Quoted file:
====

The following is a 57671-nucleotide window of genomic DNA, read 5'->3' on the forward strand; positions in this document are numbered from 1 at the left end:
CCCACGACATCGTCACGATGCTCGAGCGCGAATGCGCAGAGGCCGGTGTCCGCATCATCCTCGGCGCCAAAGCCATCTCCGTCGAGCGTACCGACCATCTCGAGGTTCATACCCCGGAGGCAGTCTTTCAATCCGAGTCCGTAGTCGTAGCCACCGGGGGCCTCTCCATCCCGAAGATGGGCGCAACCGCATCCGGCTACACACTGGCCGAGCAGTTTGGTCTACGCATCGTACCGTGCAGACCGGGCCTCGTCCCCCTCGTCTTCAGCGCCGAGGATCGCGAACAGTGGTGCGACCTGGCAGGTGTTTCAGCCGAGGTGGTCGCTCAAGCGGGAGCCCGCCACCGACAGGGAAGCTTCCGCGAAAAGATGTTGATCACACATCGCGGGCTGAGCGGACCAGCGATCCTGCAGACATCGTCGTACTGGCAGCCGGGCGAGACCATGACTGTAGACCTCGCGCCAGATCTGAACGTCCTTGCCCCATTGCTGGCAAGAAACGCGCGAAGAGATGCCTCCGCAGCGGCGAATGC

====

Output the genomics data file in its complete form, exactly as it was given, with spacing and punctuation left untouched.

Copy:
The following is a 57671-nucleotide window of genomic DNA, read 5'->3' on the forward strand; positions in this document are numbered from 1 at the left end:
CCCACGACATCGTCACGATGCTCGAGCGCGAATGCGCAGAGGCCGGTGTCCGCATCATCCTCGGCGCCAAAGCCATCTCCGTCGAGCGTACCGACCATCTCGAGGTTCATACCCCGGAGGCAGTCTTTCAATCCGAGTCCGTAGTCGTAGCCACCGGGGGCCTCTCCATCCCGAAGATGGGCGCAACCGCATCCGGCTACACACTGGCCGAGCAGTTTGGTCTACGCATCGTACCGTGCAGACCGGGCCTCGTCCCCCTCGTCTTCAGCGCCGAGGATCGCGAACAGTGGTGCGACCTGGCAGGTGTTTCAGCCGAGGTGGTCGCTCAAGCGGGAGCCCGCCACCGACAGGGAAGCTTCCGCGAAAAGATGTTGATCACACATCGCGGGCTGAGCGGACCAGCGATCCTGCAGACATCGTCGTACTGGCAGCCGGGCGAGACCATGACTGTAGACCTCGCGCCAGATCTGAACGTCCTTGCCCCATTGCTGGCAAGAAACGCGCGAAGAGATGCCTCCGCAGCGGCGAATGC